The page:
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ABO incompatibility disease afflicts newborns whose mothers are blood type O, and who have a baby with type A, B, or AB.
Ordinarily, the antibodies against the foreign blood types A and B that circulate in mother's bloodstream remain there, because they are of a type that is too large to pass easily across the placenta into the fetal circulation. Some fetal red cells always leak into mother's circulation across the placental barrier (mother and fetal blood theoretically do not mix, but in actuality, they do to a small degree).
These fetal red cells stimulate the formation of a smaller type of anti-A or anti-B antibody which can pass into the baby's circulation and there cause the destruction of fetal red cells. The increased rate of destruction of red cells causes a subsequent increase in waste product production. This excess waste product, bilirubin, can overwhelm the normal waste elimination processes and lead to jaundice, the presence of excess bilirubin.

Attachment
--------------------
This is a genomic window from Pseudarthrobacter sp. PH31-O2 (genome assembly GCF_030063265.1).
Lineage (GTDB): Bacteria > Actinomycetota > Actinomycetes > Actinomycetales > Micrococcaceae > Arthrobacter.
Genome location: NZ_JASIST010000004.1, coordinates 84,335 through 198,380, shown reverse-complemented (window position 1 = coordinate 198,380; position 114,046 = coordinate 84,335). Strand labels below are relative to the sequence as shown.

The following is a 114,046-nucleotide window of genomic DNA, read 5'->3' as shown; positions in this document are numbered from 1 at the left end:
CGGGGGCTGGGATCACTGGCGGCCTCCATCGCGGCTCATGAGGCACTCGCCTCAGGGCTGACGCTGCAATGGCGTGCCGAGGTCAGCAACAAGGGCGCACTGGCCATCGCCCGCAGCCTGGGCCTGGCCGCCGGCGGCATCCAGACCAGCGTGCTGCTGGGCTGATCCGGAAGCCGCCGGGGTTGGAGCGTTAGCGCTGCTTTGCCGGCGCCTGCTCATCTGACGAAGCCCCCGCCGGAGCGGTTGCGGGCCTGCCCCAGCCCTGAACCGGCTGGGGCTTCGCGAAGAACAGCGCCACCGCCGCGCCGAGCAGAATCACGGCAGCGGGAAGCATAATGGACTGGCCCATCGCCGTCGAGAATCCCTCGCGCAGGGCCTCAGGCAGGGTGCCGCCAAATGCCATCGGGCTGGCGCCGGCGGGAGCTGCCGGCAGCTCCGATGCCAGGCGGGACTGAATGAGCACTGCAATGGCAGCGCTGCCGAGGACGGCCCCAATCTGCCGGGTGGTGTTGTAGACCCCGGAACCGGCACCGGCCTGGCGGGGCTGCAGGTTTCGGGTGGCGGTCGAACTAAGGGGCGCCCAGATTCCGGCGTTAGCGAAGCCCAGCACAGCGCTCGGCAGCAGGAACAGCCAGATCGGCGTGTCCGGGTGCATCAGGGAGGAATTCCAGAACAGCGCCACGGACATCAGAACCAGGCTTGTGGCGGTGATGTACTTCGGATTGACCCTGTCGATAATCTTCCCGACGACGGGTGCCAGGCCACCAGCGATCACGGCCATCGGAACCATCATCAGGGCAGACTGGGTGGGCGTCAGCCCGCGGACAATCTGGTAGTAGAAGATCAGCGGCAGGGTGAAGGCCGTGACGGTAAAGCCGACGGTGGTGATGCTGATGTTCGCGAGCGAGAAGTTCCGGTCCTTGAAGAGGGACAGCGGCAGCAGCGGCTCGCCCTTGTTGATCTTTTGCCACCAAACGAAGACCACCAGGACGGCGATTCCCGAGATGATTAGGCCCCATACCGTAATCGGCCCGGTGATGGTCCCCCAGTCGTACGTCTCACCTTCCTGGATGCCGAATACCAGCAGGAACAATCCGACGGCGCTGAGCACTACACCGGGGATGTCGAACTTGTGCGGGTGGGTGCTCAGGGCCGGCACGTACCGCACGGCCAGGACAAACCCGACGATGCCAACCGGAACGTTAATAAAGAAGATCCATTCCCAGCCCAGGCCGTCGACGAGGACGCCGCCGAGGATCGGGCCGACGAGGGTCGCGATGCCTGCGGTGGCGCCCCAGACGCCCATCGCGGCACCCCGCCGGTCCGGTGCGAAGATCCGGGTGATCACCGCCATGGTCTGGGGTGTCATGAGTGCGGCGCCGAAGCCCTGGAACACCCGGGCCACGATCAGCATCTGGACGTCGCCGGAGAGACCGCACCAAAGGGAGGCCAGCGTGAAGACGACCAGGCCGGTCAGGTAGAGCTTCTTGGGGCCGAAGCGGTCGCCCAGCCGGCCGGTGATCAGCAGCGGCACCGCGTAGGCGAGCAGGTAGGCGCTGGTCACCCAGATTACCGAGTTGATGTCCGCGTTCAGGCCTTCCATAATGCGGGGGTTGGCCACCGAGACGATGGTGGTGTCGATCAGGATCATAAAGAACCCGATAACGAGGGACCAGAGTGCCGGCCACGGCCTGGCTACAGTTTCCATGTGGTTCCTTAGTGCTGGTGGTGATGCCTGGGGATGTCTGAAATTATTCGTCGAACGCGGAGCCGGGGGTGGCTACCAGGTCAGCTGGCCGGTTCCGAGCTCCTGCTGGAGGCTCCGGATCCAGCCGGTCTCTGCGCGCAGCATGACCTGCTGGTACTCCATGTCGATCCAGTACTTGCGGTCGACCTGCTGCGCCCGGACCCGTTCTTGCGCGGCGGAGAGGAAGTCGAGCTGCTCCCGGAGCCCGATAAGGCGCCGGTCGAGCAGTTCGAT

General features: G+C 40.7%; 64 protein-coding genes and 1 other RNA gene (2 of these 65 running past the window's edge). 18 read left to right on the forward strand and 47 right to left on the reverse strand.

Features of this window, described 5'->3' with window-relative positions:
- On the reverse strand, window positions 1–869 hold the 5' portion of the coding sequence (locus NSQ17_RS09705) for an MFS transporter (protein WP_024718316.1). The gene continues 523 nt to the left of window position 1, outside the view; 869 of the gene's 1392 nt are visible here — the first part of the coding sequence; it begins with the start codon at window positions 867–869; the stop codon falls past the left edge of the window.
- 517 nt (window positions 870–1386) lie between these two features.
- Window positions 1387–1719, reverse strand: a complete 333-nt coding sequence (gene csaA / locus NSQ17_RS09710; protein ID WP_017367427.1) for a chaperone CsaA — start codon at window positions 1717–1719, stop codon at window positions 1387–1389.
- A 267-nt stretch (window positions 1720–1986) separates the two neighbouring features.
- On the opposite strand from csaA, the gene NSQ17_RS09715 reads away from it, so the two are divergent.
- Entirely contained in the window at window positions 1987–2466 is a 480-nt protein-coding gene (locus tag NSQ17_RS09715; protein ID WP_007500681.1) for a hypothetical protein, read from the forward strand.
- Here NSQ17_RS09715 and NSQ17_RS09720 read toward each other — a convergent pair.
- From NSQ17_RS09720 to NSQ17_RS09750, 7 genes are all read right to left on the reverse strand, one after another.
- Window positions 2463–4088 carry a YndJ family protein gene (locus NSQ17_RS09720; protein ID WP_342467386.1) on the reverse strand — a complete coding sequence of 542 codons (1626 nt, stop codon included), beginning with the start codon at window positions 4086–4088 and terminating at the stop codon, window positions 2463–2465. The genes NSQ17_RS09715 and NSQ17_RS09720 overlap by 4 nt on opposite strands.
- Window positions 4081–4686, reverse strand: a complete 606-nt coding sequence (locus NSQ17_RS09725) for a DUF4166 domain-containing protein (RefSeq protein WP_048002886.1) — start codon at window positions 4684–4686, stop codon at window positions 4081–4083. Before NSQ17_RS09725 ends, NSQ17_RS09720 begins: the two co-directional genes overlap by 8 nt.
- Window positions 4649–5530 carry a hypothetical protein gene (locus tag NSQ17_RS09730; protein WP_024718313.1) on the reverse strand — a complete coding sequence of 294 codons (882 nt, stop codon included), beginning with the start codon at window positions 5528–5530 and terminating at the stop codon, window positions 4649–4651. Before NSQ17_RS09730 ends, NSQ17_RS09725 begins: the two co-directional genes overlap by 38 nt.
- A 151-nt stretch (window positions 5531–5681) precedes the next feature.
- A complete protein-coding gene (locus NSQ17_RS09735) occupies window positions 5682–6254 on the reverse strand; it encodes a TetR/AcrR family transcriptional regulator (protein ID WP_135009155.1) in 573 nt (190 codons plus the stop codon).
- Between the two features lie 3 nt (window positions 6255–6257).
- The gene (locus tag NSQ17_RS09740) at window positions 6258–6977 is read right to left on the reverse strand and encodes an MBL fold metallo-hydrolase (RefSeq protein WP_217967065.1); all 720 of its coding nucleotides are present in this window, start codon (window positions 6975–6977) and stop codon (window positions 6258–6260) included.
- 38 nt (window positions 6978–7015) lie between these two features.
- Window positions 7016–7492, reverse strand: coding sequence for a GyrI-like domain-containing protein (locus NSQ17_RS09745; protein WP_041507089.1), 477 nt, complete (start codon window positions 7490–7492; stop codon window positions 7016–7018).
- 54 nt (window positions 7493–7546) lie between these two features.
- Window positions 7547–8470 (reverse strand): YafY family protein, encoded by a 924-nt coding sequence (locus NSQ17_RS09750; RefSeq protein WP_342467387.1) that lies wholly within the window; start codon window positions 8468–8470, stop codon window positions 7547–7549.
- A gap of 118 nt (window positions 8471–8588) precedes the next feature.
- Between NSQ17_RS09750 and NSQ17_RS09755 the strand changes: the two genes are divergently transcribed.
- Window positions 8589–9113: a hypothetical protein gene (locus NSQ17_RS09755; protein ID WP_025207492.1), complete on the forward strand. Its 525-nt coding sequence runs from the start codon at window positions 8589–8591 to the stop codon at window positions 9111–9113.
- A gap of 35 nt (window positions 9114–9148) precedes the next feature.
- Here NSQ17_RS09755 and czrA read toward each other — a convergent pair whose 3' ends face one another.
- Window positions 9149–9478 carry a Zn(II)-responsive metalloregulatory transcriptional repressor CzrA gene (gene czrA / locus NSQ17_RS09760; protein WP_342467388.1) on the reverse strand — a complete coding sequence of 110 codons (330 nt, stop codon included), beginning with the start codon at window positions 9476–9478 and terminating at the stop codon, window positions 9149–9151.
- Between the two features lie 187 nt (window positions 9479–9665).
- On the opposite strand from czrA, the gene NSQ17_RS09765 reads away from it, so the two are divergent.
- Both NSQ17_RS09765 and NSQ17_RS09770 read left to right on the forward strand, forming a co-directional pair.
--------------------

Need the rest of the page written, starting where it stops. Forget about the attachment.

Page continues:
Anemia sometimes becomes an issue some weeks after the initial jaundice problems are resolved. This is caused by ongoing faster than normal breakdown of the baby's fetal cells by the maternal antibodies, which linger in the baby's bloodstream for weeks after birth. For this reason, babies with ABO incompatibility disease may need to be tracked with periodic blood counts. If the anemia were to become severe, a blood transfusion might be required to restore a normal level of red blood cells in the baby's circulation. Such a transfusion would add blood to the baby's circulation to prevent possible complications of the anemia (in distinction to the exchange transfusion, which replaces the baby's red cells with adult cells). This complication is rare; I personally have yet to see a case severe enough to justify transfusion.
For reasons that are unclear, B-O incompatibility (mother type O, baby type B) seems to be in general more severe than A-O incompatiblity.